Thirty-six experimental field “lines” were established at both the University of Vermont Proctor Maple Research Center in Underhill Center, VT, and at the Cornell University Arnot Forest in Van Etten, NY, with relatively uniform tree and tubing system properties. Each “line” consisted of three-to-five trees (one tap per tree) connected via droplines and lateral lines to a 20 gallon sap collection canister. Treatments (including the no-treatment control) were assigned randomly to four replicate plots. Vacuum was supplied to each sap collection canister using a liquid ring piston pump (UVM) at ~25″ Hg or a rotary vane pump (Cornell) at ~19″ Hg. Sap yield from each canister was measured after each sap flow period and totaled for each season. Prior to the 2014 and 2015 maple production seasons, each line was treated with its assigned treatment (cleaned, components replaced, or a combination of cleaning and replacement). At UVM, the cleaning treatments were done in situ, with sanitizing solutions pulled in under vacuum to replicate the procedures used by larger producers. At Cornell, the droplines were cleaned in the lab by immersion prior to the 2014 season, and cleaned by flooding the entire system with sanitizing solution prior to the 2015 season. This approach resulted in a longer contact time for the droplines with the sanitizing solution and was expected to produce a higher sanitizing efficacy.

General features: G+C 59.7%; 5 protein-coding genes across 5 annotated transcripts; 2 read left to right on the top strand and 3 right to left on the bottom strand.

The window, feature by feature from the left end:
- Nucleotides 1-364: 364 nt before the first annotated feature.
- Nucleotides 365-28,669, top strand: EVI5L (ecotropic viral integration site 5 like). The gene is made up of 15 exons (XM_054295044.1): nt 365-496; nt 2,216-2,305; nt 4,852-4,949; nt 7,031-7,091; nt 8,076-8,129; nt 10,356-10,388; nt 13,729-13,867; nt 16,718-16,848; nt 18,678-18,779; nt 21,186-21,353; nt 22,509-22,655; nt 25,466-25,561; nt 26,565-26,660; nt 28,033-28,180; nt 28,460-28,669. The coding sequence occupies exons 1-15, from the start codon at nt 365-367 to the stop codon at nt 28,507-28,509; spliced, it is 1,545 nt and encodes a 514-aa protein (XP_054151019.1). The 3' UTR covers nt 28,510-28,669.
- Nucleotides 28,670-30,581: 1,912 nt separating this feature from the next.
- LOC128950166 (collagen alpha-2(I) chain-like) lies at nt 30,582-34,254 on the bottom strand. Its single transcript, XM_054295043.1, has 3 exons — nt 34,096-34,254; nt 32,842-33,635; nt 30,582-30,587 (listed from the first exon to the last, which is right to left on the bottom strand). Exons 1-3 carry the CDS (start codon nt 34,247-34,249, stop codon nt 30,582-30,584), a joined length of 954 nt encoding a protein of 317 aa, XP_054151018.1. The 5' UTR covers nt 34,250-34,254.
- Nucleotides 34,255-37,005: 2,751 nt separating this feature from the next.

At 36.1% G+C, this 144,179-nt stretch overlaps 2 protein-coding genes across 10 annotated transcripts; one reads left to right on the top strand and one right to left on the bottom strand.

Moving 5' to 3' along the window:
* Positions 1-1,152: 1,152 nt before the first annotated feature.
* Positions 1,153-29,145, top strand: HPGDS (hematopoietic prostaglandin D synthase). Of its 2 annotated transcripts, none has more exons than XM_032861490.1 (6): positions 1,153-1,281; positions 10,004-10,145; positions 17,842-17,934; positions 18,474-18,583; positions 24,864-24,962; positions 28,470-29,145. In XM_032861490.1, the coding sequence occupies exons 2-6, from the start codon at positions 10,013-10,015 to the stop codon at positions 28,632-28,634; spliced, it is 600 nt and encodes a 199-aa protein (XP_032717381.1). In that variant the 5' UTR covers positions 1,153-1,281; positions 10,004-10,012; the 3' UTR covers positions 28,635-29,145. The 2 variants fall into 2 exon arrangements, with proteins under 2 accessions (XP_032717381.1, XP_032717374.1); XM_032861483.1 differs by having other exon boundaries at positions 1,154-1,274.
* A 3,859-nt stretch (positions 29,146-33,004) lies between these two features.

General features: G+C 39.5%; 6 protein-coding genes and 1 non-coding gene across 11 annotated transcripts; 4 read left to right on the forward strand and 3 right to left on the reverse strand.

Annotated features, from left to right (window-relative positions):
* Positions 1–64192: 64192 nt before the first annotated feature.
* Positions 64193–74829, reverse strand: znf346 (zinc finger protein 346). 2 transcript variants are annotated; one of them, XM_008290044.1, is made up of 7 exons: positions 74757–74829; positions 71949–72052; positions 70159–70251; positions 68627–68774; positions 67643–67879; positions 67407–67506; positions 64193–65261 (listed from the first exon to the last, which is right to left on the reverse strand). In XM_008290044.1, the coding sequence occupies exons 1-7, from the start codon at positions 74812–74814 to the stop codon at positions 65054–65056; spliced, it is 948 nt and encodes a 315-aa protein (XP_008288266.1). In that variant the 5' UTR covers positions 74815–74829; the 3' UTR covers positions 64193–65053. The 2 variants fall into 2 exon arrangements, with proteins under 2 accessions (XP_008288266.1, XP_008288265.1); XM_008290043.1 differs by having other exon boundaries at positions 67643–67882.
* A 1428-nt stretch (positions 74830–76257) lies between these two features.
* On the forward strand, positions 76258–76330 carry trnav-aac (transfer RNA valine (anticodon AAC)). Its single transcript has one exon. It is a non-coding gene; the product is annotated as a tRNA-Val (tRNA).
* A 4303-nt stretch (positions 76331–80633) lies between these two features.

During the 2014 and 2015 production seasons, sap was collected and measured from each line after each sap flow period in order to determine the total volume of sap produced by each line, and the average total volume produced by each treatment. These data were used to calculate any increase in sap yield resulting from the application of each treatment relative to the no-treatment control.
For 2014-2016, additional studies using the treatments were conducted at the UVM site using individual tree chambers to verify the results observed in the larger study. In these studies, 10 replicate trees were used per treatment for a total of 110 trees. Vacuum was supplied by a liquid ring pump running at 25″ Hg, and sap was measured after each flow period and totaled for the season for each treatment.